How would you describe the current situation in the European aviation market and how do things look for airBaltic?

In the short term, aviation in Europe has become a very tough market, because traffic between Russia and Western Europe is much lower than before. This has lead airlines to pull their capacity back to the west, creating overcapacity and thus pressure on ticket prices. All of the airlines around us have taken major hits to their revenue and profitability. We have also reduced our prices by more than 10% because of this increased competition. The benefit of lower fuel prices has unfortunately been offset by a strong US dollar. In spite of this, airBaltic managed to end the year 2014 with a profit, even if it was only a few million euro, without selling any of its assets. In the long term, there seem to be structural changes in the aviation sector. The regional infrastructure in Europe is disappearing, as the low-cost model implies 200-seat aircraft that either cannot be deployed on less-travelled routes, or only a few times a week at best. Regional airlines are disappearing because the trunk routes that contributed to their profits are being cherry-picked by low-cost airlines. As a result, passengers travelling between big cities benefit from very low fares, while those who live far from the big hubs have difficulty travelling, even if they are willing to pay a premium.

What are airBaltic’s advantages?

Flexibility and a strong brand image. We are not a big airline with 10 layers of management and a complicated decisionmaking process. If we see that something is going in the wrong direction, we take immediate action. I have worked with other airlines before as a consultant and have been pleasantly surprised by the quality of the people here at airBaltic.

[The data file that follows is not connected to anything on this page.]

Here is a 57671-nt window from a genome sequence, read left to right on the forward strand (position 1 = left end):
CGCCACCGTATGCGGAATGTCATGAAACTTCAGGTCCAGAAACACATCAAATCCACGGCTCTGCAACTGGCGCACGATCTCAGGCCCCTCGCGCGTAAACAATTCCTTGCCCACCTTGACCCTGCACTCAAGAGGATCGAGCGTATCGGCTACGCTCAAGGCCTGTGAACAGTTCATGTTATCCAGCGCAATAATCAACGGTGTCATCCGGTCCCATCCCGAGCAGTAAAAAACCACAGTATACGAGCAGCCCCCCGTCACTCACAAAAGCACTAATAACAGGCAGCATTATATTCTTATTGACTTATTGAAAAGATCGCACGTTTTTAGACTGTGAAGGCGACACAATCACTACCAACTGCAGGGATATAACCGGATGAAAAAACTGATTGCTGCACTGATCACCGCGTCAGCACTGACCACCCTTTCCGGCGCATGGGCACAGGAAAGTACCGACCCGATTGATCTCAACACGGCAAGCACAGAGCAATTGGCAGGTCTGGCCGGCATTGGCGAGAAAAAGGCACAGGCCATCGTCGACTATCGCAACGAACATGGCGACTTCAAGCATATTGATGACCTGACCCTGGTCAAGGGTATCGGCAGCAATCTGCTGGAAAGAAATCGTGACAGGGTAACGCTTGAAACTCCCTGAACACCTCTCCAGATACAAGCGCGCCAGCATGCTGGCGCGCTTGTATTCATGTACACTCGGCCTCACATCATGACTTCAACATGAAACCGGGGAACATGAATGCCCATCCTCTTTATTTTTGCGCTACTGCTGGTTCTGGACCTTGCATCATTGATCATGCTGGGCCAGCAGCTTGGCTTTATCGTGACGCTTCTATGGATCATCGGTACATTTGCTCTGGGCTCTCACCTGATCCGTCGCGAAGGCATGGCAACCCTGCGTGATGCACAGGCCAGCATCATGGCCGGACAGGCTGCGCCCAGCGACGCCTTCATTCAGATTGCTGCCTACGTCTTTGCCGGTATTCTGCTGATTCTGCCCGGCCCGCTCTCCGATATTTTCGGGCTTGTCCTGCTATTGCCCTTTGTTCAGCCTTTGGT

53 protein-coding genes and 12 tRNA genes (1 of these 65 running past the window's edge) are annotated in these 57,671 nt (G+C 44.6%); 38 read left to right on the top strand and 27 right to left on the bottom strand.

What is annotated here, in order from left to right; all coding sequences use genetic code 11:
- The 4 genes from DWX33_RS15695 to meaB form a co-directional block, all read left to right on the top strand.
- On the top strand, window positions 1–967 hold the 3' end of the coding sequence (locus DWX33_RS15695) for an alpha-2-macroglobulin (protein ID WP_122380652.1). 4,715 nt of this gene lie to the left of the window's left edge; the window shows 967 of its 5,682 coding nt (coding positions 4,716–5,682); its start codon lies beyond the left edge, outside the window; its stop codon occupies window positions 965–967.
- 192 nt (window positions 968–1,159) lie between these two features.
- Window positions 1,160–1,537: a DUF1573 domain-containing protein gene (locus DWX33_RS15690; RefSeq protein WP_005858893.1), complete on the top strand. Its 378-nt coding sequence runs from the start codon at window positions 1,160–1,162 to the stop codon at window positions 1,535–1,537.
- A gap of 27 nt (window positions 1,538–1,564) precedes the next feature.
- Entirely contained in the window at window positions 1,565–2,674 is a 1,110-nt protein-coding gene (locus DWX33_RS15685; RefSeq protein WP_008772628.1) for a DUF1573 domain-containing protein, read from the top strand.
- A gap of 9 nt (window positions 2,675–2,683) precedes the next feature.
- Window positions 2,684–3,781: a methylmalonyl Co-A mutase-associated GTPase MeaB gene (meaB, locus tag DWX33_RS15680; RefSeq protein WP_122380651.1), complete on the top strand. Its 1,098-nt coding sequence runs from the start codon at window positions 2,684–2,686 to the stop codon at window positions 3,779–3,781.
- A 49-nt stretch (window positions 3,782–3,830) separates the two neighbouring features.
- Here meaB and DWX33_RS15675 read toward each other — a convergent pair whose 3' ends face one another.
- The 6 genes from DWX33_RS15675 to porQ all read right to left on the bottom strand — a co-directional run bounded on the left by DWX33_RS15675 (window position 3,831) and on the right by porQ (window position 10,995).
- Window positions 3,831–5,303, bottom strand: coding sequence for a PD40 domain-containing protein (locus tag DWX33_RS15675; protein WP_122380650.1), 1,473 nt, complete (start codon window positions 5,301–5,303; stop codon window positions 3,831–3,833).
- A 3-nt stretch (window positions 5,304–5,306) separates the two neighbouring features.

How do you like living in Riga?

I like Riga a lot; that’s also why I’m still here. In some respects, Riga is not much different from Prague. The nature here is amazing, the food is great and the people are professional and really nice. They are little bit more reserved than in Prague, but once you get to know them, they are very kind and warm. I enjoy my drive to work every morning from Mārupe, which is only 10 minutes away from the airport and 15 minutes from Jūrmala, with its beautiful white sandy beaches and cosy restaurants. I am always taking my friends and parents there.

What would you suggest to airBaltic passengers who are planning to visit Riga?

I would suggest visiting the cute city centre. I may not be a big fan of architecture, but Riga has quite a lot of interesting sights. Then visit some of the numerous restaurants with great cuisine, the cosy wine studios, the hip coffee places and the good bars and clubs. It is amazing how-well developed this scene is, considering Riga’s small size. And the nature, of course. I would suggest taking a car and going to Jūrmala, Sigulda or anywhere outside of Riga to grasp the beauty of the countryside, which is just minutes away from the city. It is definitely worth a weekend trip or an entire week to cover the Baltics as a whole.